Ahh, the last campfire of the year: starlight, a warm sweater, roasted marshmallows…and the invasion of the emerald ash borer. Campfire builders in the Midwest have been unwitting accomplices of this small dark green beetle, a native of Asia, which has killed more than 30 million ash trees in the United States and Canada in the last decade and continues to expand its range.
The emerald ash borer (Agrilus planipennis) was first spotted in southeastern Michigan in 2002; since then, it’s been found in parts of Indiana, Illinois, Maryland, Ohio, Pennsylvania, West Virginia, and Ontario, Canada. The adult beetle is about ½ inch long. The larvae feed on an ash tree’s cambium (the area just under the bark), destroying the tree’s capacity to move water and nutrients. An infested ash tree dies from the top down within one to four years, depending on the size of the tree. Quarantines in the affected areas prohibit or restrict the transportation of ash trees, ash lumber, and ash firewood.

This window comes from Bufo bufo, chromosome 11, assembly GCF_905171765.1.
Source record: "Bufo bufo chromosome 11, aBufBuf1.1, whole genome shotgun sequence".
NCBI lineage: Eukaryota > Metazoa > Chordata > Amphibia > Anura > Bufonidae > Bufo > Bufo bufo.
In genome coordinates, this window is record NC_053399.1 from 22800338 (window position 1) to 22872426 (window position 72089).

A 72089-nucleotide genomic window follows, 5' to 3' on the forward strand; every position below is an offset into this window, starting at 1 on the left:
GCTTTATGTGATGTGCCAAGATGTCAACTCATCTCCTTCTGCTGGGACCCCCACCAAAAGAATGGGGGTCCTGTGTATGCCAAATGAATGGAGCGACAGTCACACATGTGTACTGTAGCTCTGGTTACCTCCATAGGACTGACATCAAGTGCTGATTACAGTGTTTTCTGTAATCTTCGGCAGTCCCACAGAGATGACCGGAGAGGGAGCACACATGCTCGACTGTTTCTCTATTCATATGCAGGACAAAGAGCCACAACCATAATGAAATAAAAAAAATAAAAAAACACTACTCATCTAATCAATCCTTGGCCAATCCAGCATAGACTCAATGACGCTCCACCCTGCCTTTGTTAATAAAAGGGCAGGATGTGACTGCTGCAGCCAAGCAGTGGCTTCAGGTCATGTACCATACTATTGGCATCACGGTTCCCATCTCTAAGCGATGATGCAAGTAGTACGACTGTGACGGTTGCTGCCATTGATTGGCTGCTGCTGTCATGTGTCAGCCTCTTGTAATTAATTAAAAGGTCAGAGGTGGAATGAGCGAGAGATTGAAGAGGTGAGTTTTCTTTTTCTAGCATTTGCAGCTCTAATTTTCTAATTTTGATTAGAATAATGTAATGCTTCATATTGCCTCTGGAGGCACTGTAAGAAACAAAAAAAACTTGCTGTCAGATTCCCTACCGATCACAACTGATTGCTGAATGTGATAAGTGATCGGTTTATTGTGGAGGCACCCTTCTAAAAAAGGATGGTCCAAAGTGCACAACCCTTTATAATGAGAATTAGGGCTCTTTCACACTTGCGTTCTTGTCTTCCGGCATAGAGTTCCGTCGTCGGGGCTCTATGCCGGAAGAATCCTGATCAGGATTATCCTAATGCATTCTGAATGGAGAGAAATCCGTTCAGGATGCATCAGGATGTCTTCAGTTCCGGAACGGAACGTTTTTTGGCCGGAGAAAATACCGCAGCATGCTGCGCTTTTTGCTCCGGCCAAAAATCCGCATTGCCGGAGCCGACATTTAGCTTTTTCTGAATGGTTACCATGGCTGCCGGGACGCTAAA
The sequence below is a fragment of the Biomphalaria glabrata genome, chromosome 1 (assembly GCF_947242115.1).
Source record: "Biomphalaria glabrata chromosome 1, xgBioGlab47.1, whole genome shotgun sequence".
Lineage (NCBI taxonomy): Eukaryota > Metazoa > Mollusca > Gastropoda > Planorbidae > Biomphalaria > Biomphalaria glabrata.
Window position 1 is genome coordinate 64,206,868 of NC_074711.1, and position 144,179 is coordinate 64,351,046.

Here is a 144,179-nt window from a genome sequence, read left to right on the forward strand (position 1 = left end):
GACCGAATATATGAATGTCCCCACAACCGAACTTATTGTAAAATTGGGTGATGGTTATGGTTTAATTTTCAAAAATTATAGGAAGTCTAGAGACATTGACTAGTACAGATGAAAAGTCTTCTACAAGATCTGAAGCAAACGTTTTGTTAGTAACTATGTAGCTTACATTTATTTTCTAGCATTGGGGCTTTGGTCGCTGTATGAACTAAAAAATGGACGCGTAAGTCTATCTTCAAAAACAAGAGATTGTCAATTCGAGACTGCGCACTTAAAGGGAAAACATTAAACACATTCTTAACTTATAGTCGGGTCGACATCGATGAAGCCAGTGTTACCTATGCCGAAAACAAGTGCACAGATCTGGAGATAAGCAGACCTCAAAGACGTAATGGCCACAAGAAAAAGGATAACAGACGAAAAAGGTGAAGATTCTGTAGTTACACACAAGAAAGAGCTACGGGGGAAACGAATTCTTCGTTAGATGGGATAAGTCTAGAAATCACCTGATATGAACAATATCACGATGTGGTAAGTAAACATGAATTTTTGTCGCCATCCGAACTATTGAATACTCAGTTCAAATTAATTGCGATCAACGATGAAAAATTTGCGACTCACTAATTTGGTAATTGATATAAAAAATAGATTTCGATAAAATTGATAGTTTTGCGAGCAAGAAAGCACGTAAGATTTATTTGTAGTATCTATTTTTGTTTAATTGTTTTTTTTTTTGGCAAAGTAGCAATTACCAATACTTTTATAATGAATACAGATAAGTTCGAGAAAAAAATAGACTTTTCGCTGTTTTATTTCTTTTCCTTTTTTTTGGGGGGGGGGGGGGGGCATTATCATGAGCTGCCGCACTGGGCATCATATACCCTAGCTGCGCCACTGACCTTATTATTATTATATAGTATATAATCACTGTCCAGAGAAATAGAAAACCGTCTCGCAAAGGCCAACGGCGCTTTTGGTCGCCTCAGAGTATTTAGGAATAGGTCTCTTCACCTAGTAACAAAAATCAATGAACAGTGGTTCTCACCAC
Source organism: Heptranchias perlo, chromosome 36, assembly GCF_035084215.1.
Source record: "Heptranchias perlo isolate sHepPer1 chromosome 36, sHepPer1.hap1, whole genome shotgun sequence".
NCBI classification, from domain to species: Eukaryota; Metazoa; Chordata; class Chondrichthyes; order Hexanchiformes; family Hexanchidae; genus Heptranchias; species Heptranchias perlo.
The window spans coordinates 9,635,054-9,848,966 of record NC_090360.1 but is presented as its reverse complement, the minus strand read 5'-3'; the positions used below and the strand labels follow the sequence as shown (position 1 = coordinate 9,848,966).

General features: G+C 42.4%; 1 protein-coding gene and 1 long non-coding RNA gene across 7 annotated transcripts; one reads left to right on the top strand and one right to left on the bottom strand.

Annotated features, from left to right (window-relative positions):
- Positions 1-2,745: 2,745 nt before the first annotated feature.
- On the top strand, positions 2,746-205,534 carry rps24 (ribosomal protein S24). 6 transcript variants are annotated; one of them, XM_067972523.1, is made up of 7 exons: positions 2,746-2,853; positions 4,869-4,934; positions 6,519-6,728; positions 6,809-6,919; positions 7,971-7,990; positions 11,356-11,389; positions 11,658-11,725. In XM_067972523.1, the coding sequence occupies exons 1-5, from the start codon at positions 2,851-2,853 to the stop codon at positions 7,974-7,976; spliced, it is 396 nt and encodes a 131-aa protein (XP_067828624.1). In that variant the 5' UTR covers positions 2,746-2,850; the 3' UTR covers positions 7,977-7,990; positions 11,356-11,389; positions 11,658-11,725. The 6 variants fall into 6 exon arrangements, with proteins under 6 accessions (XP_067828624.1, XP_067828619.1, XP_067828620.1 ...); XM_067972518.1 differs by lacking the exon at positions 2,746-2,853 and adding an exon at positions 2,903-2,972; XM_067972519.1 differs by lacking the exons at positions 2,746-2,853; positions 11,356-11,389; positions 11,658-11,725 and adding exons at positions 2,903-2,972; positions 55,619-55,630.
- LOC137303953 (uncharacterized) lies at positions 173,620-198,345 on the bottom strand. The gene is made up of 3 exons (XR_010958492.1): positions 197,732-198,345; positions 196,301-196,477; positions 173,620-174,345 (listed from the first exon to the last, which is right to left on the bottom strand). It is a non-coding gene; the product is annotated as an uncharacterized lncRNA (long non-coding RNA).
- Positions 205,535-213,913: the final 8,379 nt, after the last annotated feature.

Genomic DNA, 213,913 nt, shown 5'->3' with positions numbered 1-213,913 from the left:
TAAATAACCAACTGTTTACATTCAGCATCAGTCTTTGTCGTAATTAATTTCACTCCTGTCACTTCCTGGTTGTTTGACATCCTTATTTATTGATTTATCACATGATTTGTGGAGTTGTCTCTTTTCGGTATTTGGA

Emerald Ash Borer info page, www.emeraldashborer.info (see Contact Info tab for phone numbers for your state).
USDA emerald ash borer hotline, 866-322-4512.